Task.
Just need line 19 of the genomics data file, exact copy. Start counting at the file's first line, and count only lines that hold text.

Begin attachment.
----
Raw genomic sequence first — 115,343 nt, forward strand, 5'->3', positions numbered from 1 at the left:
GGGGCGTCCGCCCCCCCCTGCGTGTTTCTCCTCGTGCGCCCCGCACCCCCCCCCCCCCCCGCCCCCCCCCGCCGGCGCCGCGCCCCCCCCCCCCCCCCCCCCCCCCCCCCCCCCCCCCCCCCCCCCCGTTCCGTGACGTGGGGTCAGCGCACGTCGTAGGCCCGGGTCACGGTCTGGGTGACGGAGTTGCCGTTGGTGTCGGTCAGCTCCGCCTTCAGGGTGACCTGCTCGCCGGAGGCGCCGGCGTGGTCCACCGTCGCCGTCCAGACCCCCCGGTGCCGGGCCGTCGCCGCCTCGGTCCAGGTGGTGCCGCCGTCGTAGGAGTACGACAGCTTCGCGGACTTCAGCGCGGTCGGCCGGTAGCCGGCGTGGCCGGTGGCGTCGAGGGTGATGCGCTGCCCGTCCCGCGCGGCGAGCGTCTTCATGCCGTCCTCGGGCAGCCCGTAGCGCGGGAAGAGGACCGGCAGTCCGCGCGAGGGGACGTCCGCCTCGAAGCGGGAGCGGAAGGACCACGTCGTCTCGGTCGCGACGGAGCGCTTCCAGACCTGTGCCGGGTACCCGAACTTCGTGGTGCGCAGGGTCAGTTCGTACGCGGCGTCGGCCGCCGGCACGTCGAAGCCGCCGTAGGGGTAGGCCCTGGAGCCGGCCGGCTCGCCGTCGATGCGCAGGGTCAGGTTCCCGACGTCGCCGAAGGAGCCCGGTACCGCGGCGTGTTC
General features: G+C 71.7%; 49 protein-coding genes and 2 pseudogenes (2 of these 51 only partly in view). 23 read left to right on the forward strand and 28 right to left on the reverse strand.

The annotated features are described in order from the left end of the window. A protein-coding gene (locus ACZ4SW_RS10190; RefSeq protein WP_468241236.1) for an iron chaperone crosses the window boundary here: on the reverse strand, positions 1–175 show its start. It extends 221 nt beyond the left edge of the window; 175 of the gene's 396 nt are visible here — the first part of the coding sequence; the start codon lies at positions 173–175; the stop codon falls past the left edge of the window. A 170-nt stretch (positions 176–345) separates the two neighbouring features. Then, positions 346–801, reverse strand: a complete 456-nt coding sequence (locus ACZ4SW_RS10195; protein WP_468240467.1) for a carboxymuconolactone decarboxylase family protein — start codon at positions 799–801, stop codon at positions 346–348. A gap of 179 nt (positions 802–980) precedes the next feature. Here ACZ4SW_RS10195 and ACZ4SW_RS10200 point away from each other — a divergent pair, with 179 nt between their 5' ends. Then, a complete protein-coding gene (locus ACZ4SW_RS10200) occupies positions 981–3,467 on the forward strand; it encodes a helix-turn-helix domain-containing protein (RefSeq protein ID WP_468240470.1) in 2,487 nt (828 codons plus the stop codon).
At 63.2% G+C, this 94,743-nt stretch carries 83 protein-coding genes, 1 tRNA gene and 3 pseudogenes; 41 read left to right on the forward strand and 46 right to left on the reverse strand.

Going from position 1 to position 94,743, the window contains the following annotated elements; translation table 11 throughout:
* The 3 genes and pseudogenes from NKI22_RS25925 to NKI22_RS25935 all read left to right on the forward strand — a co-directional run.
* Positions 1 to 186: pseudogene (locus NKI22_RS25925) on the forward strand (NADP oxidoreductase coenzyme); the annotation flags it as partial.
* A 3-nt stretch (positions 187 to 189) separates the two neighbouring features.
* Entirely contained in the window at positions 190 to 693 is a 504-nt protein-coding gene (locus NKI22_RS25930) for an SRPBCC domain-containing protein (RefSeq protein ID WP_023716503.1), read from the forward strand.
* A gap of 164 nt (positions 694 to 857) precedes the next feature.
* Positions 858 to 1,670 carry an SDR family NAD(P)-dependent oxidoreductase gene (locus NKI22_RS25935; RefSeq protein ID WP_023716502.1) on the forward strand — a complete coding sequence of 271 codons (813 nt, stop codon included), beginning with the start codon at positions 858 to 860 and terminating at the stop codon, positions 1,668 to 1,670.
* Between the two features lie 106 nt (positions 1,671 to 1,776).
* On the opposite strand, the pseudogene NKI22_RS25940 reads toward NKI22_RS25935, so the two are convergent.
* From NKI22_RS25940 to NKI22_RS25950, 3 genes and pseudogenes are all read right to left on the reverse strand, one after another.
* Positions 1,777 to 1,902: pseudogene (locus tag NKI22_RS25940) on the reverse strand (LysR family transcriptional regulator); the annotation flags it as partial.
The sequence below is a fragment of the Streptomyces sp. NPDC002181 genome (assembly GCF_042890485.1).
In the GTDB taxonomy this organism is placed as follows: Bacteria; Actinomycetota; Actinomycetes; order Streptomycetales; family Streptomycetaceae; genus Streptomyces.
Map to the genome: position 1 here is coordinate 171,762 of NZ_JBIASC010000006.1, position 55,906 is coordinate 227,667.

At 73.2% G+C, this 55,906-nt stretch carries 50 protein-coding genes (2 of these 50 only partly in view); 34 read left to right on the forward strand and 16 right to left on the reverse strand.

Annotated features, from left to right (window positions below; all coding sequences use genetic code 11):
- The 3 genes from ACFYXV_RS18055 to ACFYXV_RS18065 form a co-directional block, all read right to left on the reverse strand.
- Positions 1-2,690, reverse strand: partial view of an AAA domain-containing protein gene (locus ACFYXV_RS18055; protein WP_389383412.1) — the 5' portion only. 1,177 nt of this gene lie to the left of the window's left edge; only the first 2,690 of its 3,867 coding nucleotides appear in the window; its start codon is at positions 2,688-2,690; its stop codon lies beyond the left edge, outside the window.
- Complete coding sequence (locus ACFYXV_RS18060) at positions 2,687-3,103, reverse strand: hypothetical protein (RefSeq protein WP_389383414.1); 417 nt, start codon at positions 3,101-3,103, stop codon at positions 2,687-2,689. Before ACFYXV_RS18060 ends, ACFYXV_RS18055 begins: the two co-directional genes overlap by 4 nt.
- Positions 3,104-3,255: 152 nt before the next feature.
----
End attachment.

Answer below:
Map to the genome: position 1 here is coordinate 171,762 of NZ_JBIASC010000006.1, position 55,906 is coordinate 227,667.